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Three things we learned from the England-Ireland Test

Fast bowler Josh Tongue C took five wickets on his England debut © Glyn KIRK AFP

Here are three key takeaways from England’s 11th victory in 13 Tests since Ben Stokes became captain and Brendon McCullum became coach last year.

Tongue Seizes His Opportunity

Fast bowler Josh Tongue proved himself to be a wise selection by coach Brendon McCullum and captain Ben Stokes, as he made his Test debut against Ireland and took 5-66 in their second innings. At just 25 years old, Tongue can bowl at speeds exceeding 91 mph, which can trouble even the best batsmen.

Tongue was a late addition to the squad due to concerns about the fitness of James Anderson and Ollie Robinson. However, he has now retained his position in the squad for the first two Ashes Tests.

In the words of Stokes, “He was very unlucky in the first innings not to get a wicket, but he definitely reaped the rewards, and the way he bowled contributed to the five wickets he got in this innings because they (Ireland) were already on the back foot against him, knowing he had that extra bit of pace.”

Leach Struggles to Contain Runs

England’s reliance on spinner Jack Leach may increase against Australia, especially if Ben Stokes is unable to bowl due to fitness issues. If Leach can bowl a decent number of overs economically while also taking wickets, it will allow Stokes to rotate his quick bowlers and save them from long, tiring spells.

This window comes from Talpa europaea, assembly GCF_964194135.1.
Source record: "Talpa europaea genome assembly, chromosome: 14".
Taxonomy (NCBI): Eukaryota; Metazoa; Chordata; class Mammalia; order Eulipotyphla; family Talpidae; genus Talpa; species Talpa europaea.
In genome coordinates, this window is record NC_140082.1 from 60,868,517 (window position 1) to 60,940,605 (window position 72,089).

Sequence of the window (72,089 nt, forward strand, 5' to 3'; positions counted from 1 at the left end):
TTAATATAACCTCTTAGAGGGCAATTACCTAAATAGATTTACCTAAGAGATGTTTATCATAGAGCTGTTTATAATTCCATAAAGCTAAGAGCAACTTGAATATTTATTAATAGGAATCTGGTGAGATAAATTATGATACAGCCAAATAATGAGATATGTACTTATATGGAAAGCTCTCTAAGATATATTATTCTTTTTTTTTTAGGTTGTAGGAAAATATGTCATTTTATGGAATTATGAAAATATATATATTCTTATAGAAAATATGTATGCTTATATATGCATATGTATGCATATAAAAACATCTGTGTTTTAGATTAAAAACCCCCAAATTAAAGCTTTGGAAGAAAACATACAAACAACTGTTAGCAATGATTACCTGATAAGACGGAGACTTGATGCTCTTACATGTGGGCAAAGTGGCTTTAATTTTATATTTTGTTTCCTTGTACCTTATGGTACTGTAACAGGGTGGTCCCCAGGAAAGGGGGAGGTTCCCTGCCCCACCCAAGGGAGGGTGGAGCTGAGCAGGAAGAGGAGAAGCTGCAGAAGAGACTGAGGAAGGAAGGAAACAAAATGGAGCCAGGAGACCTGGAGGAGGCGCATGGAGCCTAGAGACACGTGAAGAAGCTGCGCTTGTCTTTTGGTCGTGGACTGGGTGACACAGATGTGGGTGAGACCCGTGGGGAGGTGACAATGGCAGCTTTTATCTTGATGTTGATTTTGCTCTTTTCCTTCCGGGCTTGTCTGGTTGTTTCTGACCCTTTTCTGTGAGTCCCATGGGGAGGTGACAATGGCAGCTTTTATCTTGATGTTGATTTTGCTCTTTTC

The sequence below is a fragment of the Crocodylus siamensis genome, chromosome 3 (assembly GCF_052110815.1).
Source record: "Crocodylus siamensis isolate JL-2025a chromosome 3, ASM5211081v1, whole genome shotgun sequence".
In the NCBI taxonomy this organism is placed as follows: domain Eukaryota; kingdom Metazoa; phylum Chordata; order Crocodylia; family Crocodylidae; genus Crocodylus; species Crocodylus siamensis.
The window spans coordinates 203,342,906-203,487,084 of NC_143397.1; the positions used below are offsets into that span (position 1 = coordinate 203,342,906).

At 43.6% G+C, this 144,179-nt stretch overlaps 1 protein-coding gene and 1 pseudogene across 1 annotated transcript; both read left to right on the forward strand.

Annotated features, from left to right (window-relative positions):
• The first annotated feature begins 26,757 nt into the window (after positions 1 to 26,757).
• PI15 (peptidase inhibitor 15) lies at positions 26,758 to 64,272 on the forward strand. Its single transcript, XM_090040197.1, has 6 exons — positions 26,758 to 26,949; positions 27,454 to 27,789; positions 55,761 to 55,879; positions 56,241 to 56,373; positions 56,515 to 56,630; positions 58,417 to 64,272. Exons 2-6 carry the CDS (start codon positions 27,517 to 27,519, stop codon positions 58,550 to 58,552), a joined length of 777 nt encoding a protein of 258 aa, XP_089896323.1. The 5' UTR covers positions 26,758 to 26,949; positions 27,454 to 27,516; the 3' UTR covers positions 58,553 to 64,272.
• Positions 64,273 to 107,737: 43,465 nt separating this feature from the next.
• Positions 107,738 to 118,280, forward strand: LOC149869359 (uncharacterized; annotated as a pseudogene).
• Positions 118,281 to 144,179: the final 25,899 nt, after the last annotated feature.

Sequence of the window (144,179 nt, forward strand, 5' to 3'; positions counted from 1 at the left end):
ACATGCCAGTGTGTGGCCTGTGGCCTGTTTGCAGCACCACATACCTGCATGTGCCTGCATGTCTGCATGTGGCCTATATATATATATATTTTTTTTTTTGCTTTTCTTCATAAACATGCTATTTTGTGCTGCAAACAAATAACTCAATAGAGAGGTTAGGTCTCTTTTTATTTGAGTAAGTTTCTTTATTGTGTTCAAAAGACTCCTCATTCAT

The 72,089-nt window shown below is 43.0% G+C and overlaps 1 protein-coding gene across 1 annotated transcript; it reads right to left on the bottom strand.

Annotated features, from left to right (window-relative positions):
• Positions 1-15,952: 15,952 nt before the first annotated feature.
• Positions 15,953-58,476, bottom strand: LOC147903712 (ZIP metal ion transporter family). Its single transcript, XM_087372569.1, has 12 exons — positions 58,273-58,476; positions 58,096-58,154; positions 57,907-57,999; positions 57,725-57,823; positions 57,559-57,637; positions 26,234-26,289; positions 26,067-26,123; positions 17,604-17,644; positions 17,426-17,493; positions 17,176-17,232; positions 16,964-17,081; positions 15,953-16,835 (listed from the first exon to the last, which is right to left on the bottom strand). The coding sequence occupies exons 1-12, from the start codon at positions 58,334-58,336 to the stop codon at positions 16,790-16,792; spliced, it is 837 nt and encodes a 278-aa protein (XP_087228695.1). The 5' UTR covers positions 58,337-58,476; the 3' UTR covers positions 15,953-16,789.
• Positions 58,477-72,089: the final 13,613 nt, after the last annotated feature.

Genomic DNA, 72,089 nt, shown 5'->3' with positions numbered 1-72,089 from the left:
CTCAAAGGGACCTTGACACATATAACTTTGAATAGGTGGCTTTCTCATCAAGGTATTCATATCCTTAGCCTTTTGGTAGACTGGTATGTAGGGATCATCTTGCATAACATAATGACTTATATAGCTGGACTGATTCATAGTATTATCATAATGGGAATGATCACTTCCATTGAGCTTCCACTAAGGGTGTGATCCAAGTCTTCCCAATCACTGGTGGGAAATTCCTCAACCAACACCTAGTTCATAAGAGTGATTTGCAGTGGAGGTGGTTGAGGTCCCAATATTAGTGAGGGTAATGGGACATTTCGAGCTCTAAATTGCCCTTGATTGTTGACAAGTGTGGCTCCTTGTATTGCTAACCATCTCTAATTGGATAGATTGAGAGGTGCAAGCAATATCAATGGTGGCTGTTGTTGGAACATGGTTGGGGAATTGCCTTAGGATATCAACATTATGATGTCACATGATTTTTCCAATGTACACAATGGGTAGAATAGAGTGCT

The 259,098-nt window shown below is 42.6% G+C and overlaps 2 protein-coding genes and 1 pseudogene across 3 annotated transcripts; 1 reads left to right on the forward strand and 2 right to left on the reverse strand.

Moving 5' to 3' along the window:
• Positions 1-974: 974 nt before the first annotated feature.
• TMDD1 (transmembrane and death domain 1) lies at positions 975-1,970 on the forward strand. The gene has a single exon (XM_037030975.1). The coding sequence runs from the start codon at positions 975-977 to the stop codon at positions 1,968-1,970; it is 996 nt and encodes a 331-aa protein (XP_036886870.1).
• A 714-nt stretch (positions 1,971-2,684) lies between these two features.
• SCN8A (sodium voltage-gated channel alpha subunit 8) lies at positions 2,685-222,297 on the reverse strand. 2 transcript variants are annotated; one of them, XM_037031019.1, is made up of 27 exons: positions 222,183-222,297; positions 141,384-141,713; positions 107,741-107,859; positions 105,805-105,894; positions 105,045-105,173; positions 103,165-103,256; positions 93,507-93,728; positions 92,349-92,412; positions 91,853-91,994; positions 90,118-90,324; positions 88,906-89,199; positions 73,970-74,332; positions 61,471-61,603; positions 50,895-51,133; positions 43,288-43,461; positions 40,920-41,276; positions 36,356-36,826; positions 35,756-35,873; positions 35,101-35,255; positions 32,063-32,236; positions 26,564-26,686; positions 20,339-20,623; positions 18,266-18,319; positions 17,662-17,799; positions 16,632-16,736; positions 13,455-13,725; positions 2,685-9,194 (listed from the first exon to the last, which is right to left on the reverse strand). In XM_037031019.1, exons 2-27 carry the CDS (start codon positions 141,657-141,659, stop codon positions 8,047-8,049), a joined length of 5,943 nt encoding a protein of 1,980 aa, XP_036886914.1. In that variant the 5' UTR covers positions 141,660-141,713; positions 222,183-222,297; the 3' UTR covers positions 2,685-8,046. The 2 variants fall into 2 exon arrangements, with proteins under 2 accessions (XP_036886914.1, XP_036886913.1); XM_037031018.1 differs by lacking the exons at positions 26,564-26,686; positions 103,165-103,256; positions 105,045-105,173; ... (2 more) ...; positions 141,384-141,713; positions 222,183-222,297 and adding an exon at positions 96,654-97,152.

However, there are concerns about Leach’s ability to contain runs, as tailenders Andy McBrine and Mark Adair had a record-breaking partnership of 163 runs against him during the Ireland match. Even Stokes, who has been a strong supporter of Leach, may have some concerns about this.

Leach’s bowling figures of 1-90 in 20 overs are likely to have caught Australia’s attention, and England will need to consider their options carefully before the Ashes.

Ireland Shows Promise Despite Defeat

Ireland’s seventh Test match ended with another loss, as they continue to search for their first win at this level. However, their team, which has minimal first-class experience, can take heart from their performance in the match against England. They managed to avoid an innings defeat, which looked likely when they resumed on Saturday, 255 runs behind with just three wickets remaining.

Mark Adair scored 88 runs, while Andy McBrine remained unbeaten on 86, batting in a style reminiscent of England’s ‘Bazball’. The only disappointment for Ireland was that neither player was able to score a Test century at the ‘Home of Cricket’.

Ireland captain Andrew Balbirnie expressed his pride in the team’s performance, saying “We showed glimpses today and can be proud of that.” Despite the defeat, Ireland can take positives from their performance and look to build on them in the future.

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